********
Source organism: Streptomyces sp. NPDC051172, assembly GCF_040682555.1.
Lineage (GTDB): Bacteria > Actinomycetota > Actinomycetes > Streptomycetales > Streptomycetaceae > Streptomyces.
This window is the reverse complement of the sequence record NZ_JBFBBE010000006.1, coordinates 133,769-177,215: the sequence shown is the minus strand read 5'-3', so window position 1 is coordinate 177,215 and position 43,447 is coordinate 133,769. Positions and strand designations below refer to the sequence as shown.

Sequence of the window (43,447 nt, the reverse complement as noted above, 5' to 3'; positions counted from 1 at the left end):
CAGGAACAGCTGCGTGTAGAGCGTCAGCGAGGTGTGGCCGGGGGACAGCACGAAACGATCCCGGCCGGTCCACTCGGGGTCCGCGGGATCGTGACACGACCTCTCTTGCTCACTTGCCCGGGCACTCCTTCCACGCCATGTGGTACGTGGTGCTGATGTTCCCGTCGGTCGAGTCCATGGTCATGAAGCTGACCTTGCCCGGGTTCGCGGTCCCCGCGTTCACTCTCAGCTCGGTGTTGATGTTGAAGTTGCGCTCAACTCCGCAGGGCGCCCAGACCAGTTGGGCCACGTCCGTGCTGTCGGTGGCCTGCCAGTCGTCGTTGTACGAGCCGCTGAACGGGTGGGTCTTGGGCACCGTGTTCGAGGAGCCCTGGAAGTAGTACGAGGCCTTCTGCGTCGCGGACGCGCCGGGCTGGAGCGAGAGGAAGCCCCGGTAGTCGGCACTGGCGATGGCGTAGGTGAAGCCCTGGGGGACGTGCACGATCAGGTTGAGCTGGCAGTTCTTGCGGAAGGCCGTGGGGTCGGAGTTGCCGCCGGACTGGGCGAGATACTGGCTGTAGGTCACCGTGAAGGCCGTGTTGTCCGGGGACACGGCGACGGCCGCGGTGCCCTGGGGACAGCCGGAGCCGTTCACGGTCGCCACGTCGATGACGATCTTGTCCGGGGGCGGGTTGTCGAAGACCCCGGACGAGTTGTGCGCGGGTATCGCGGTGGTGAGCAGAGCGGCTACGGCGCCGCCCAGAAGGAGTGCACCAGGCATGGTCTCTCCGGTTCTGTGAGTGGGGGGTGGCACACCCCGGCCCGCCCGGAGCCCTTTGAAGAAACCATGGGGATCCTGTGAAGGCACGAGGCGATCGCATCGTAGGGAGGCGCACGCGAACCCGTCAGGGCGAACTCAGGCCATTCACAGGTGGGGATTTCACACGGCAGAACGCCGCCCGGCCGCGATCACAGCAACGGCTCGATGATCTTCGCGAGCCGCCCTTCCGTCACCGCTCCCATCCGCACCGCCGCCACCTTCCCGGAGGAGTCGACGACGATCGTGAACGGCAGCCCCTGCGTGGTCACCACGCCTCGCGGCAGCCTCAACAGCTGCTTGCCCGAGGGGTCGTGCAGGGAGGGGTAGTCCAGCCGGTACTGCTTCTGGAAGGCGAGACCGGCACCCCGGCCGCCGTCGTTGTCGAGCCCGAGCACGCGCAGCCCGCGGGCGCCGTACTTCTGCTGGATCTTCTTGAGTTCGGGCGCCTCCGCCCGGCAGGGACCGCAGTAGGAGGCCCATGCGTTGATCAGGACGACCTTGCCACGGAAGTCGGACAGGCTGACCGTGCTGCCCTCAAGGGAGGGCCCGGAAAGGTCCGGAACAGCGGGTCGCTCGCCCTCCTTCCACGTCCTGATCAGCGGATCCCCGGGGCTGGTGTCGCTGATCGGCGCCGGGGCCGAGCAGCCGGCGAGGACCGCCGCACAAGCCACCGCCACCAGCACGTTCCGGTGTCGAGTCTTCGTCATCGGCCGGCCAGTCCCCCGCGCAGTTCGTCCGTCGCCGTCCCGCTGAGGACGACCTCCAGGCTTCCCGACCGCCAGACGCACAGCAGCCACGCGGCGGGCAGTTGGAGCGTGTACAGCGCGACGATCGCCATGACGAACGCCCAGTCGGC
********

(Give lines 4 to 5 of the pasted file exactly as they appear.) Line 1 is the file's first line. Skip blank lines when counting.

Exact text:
Sequence of the window (43,447 nt, the reverse complement as noted above, 5' to 3'; positions counted from 1 at the left end):
CAGGAACAGCTGCGTGTAGAGCGTCAGCGAGGTGTGGCCGGGGGACAGCACGAAACGATCCCGGCCGGTCCACTCGGGGTCCGCGGGATCGTGACACGACCTCTCTTGCTCACTTGCCCGGGCACTCCTTCCACGCCATGTGGTACGTGGTGCTGATGTTCCCGTCGGTCGAGTCCATGGTCATGAAGCTGACCTTGCCCGGGTTCGCGGTCCCCGCGTTCACTCTCAGCTCGGTGTTGATGTTGAAGTTGCGCTCAACTCCGCAGGGCGCCCAGACCAGTTGGGCCACGTCCGTGCTGTCGGTGGCCTGCCAGTCGTCGTTGTACGAGCCGCTGAACGGGTGGGTCTTGGGCACCGTGTTCGAGGAGCCCTGGAAGTAGTACGAGGCCTTCTGCGTCGCGGACGCGCCGGGCTGGAGCGAGAGGAAGCCCCGGTAGTCGGCACTGGCGATGGCGTAGGTGAAGCCCTGGGGGACGTGCACGATCAGGTTGAGCTGGCAGTTCTTGCGGAAGGCCGTGGGGTCGGAGTTGCCGCCGGACTGGGCGAGATACTGGCTGTAGGTCACCGTGAAGGCCGTGTTGTCCGGGGACACGGCGACGGCCGCGGTGCCCTGGGGACAGCCGGAGCCGTTCACGGTCGCCACGTCGATGACGATCTTGTCCGGGGGCGGGTTGTCGAAGACCCCGGACGAGTTGTGCGCGGGTATCGCGGTGGTGAGCAGAGCGGCTACGGCGCCGCCCAGAAGGAGTGCACCAGGCATGGTCTCTCCGGTTCTGTGAGTGGGGGGTGGCACACCCCGGCCCGCCCGGAGCCCTTTGAAGAAACCATGGGGATCCTGTGAAGGCACGAGGCGATCGCATCGTAGGGAGGCGCACGCGAACCCGTCAGGGCGAACTCAGGCCATTCACAGGTGGGGATTTCACACGGCAGAACGCCGCCCGGCCGCGATCACAGCAACGGCTCGATGATCTTCGCGAGCCGCCCTTCCGTCACCGCTCCCATCCGCACCGCCGCCACCTTCCCGGAGGAGTCGACGACGATCGTGAACGGCAGCCCCTGCGTGGTCACCACGCCTCGCGGCAGCCTCAACAGCTGCTTGCCCGAGGGGTCGTGCAGGGAGGGGTAGTCCAGCCGGTACTGCTTCTGGAAGGCGAGACCGGCACCCCGGCCGCCGTCGTTGTCGAGCCCGAGCACGCGCAGCCCGCGGGCGCCGTACTTCTGCTGGATCTTCTTGAGTTCGGGCGCCTCCGCCCGGCAGGGACCGCAGTAGGAGGCCCATGCGTTGATCAGGACGACCTTGCCACGGAAGTCGGACAGGCTGACCGTGCTGCCCTCAAGGGAGGGCCCGGAAAGGTCCGGAACAGCGGGTCGCTCGCCCTCCTTCCACGTCCTGATCAGCGGATCCCCGGGGCTGGTGTCGCTGATCGGCGCCGGGGCCGAGCAGCCGGCGAGGACCGCCGCACAAGCCACCGCCACCAGCACGTTCCGGTGTCGAGTCTTCGTCATCGGCCGGCCAGTCCCCCGCGCAGTTCGTCCGTCGCCGTCCCGCTGAGGACGACCTCCAGGCTTCCCGACCGCCAGACGCACAGCAGCCACGCGGCGGGCAGTTGGAGCGTGTACAGCGCGACGATCGCCATGACGAACGCCCAGTCGGC